• To all but for GREG in particular: As a former racing breeder and owner, I was there when my horse suffered a fracture while vying for the lead in a race. The jockey immediately eased him out of the path of other horses while simultaneously dismounting and then comforted the horse until the ambulance arrived. I was THERE when the ambulance left the track and I am haunted by the look of terror in my horse’s eyes, his uncontrollable trembling and the covering of white foamy sweat over his body. There is no question that “shock” did not ease any pain and euthanasia does not take place within 15 minutes even IF that lie were true. As anyone who has been there when a horse suffers a catastrophic injury knows, the trailer takes them to a “killing” location where they are offloaded before they are euthanized. I took my other horse home and we never raced a horse again. My guilt for having my horses involved in this deadly, callous, brutal business of horseracing I will bear to my own grave. I have spent the rest of my life trying to redeem myself. My horse’s story was published and is now in paperback at many places and libraries. http://www.savingbaby.com Greg, dare you read it and learn?

        Lest anyone not believe “lay people” with reference to racehorse injuries, the below is from esteemed veterinarian, Nicholas Dodman:

        “THE ARGUMENT THAT THE HORSE WAS “IN SHOCK” FOR 15 MINUTES PAST THE INJURY AND, THEREFORE, FELT NO PAIN IS HOGWASH, TOTALLY UNSUPPORTED BY SCIENCE. THE WHOLE SCENARIO FROM REPEATEDLY WHIPPING THE HORSE ON A SLOPPY SURFACE TO THE POINT OF FRACTURE (OVEREXTENSION) AND CONTINUATION TO THE FINISH LINE AFTER THAT BEFORE ULTIMATE EUTHANASIA IS TYPICAL OF THE HORSERACING WORLD MENTALITY. ONE TRACK VET ONCE TOLD ME, “IT’S ONLY A HORSE SO WHO CARES?” THAT JUST ABOUT SUMS IT UP.”
        Dr. NICHOLAS DODMAN, DIPLOMATE of THE AMERICAN COLLEGE OF VETERINARY ANESTHESIA AND ANALGESIA.

      • Kelly, I’m glad Patrick allows comments from racing fans and apologists like Greg even though they are incredibly disrespectful to the horses – they show the idiocy needed to defend such blatant animal abuse.

        “[No] pain between fracture and euthanasia” – that from the expert Greg. From Glenn Pettifer, DVM, DACVA, this: “Anatomically and physiologically, horses have all the structures required for pain processing. For horses in acute pain, there is an anxious appearance…dilated pupils, glassy eye, flared OR pinched nostrils, muscle tremors, profuse sweating and an increased respiratory and pulse rate” (the symptoms Jo Anne’s horse exhibited when he fractured his hind limb).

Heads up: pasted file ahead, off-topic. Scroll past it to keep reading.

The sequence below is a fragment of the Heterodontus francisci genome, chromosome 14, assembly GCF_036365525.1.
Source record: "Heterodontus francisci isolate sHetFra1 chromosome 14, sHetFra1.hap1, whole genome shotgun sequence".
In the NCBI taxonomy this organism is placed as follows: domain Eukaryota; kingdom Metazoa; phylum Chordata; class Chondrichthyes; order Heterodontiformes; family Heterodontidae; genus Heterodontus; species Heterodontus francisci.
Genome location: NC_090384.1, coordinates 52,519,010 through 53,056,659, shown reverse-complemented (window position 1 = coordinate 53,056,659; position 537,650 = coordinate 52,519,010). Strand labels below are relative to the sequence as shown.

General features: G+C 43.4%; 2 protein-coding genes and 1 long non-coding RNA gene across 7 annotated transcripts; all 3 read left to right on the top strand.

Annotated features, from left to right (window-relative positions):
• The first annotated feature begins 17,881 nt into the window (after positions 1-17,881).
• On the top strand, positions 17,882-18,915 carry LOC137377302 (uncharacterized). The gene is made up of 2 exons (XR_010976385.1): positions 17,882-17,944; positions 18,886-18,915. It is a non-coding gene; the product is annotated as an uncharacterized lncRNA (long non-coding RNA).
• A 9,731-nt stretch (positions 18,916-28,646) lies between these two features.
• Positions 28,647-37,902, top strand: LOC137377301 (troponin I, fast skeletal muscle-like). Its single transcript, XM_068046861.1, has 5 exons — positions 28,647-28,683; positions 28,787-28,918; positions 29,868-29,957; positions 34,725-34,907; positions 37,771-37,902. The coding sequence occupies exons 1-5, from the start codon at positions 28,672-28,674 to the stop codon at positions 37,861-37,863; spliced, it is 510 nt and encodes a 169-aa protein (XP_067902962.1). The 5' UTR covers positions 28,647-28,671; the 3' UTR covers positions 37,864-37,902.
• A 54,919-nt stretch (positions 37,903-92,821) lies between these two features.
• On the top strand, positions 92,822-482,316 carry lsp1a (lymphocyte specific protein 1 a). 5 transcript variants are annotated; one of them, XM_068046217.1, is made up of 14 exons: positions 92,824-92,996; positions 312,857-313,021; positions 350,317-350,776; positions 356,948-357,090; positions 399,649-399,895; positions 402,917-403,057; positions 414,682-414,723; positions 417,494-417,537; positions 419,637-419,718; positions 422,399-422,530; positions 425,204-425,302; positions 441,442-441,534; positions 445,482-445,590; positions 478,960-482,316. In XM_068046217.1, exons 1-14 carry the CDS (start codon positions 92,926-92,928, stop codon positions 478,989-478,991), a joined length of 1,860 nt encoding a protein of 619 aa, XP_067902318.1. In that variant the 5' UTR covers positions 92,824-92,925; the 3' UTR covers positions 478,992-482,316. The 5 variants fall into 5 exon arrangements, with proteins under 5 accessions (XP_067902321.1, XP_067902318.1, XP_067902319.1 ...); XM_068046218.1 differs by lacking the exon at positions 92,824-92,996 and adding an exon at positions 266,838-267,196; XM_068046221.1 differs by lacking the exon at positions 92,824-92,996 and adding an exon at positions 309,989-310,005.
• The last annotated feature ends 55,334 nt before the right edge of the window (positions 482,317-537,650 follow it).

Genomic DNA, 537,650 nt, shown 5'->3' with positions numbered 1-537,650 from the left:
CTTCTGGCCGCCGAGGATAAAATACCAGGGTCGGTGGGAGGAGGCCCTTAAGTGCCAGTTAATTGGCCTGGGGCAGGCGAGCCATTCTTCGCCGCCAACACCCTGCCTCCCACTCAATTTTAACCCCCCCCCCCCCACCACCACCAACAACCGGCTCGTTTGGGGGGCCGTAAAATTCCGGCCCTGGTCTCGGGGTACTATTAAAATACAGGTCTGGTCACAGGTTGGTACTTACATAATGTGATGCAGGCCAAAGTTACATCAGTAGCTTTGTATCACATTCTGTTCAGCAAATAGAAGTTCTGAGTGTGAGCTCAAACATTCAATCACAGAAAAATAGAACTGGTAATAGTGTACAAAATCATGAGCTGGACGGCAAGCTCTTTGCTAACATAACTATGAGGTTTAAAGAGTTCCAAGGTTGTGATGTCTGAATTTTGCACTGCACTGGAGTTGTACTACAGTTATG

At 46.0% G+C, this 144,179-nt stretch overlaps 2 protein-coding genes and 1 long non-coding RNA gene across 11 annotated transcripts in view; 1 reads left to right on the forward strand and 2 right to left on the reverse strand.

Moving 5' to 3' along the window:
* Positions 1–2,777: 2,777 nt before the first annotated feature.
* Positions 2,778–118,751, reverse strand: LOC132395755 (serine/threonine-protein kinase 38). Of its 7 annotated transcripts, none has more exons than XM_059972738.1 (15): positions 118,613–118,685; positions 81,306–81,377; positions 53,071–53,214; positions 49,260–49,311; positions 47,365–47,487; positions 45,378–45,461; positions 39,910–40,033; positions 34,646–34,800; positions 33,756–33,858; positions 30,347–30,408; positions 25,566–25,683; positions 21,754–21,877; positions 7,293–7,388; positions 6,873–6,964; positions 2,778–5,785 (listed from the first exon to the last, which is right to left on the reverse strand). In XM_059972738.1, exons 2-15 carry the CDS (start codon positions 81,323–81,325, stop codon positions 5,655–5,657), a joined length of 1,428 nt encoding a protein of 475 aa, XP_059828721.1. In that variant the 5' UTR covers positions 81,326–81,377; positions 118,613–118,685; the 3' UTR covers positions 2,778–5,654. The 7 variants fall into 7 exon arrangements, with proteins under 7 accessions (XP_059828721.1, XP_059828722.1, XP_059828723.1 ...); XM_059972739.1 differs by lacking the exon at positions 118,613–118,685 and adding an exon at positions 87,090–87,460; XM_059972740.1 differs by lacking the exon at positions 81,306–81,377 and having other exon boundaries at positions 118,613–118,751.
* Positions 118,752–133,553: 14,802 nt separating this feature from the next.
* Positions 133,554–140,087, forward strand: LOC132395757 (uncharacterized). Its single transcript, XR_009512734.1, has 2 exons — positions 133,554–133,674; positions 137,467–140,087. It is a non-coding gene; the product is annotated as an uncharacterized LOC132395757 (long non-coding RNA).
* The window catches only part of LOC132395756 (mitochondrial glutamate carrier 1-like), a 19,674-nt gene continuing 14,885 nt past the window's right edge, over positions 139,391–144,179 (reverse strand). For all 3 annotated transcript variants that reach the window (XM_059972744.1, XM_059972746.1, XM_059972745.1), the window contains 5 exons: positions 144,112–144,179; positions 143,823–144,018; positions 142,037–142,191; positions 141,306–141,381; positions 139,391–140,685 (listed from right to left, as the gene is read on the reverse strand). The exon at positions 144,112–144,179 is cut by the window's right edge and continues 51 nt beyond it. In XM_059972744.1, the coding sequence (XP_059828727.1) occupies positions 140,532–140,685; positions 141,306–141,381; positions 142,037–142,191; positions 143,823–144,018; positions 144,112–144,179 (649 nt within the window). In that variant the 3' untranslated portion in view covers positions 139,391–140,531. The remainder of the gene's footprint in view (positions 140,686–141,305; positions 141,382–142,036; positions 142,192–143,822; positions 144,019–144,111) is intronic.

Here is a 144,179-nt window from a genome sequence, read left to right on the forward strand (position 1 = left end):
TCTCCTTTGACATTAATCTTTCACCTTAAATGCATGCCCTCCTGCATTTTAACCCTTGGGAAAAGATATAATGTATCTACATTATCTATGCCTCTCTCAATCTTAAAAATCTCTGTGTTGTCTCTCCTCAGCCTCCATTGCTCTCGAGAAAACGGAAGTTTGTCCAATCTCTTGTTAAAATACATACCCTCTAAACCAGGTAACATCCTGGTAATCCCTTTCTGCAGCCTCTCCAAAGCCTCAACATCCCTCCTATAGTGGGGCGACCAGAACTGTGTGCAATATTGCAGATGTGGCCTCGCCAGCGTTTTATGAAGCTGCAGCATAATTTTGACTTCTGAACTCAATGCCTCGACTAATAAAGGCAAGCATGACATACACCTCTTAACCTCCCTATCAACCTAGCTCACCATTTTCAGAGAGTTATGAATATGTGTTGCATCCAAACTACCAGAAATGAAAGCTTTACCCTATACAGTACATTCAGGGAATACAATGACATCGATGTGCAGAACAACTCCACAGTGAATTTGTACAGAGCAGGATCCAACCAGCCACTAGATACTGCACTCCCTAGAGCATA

Isn’t it something – blinkers and shadow rolls don’t bother racehorses even though prey animals are at a greater risk of being the predator’s catch (and they know it) when their vision is impaired…metal bits and tongue ties don’t cause discomfort to sensitive tongues and gums…whips aren’t even felt on a TB’s thin and sensitive skin…and BROKEN LEGS don’t cause pain! Are you certain, Greg, that horses don’t have brakes like cars? – because what you and your like describe sounds like an inanimate object to me.

      • It is I who offer my profuse gratitude to you, Patrick, and to you, Joy, for your determination and dedication in bringing the truth to light and I also thank all who have joined to help end the deadly exploitation of these magnificent beings as disposable gambling objects. #EndHorseracingNOW #HorseracingKillsHorses

  4. As I have horses people assume I like horse racing and I let them know I do not explaining how cruel that world is for the sake of money and pleasing usually unaware fans of why. As you’ve said they are too young and not finished growing and put at risk because of this. The public is told accidents are due to the tracks and money is spent to “improve them”, and still the accidents still continue it’s not just the tracks it’s asking too much of the horses and they try to please and do what is wanted of them! Horses enjoy running but on their terms but that’s not exciting enough for people who demand more and more thrills. Letting people know should result in safer practices but for the most part….people want what they want as always.

Leave a Reply

Fill in your details below or click an icon to log in:

WordPress.com Logo

You are commenting using your WordPress.com account. Log Out /  Change )

Google photo

You are commenting using your Google account. Log Out /  Change )

Twitter picture

You are commenting using your Twitter account. Log Out /  Change )

Facebook photo

You are commenting using your Facebook account. Log Out /  Change )

Connecting to %s

This site uses Akismet to reduce spam. Learn how your comment data is processed.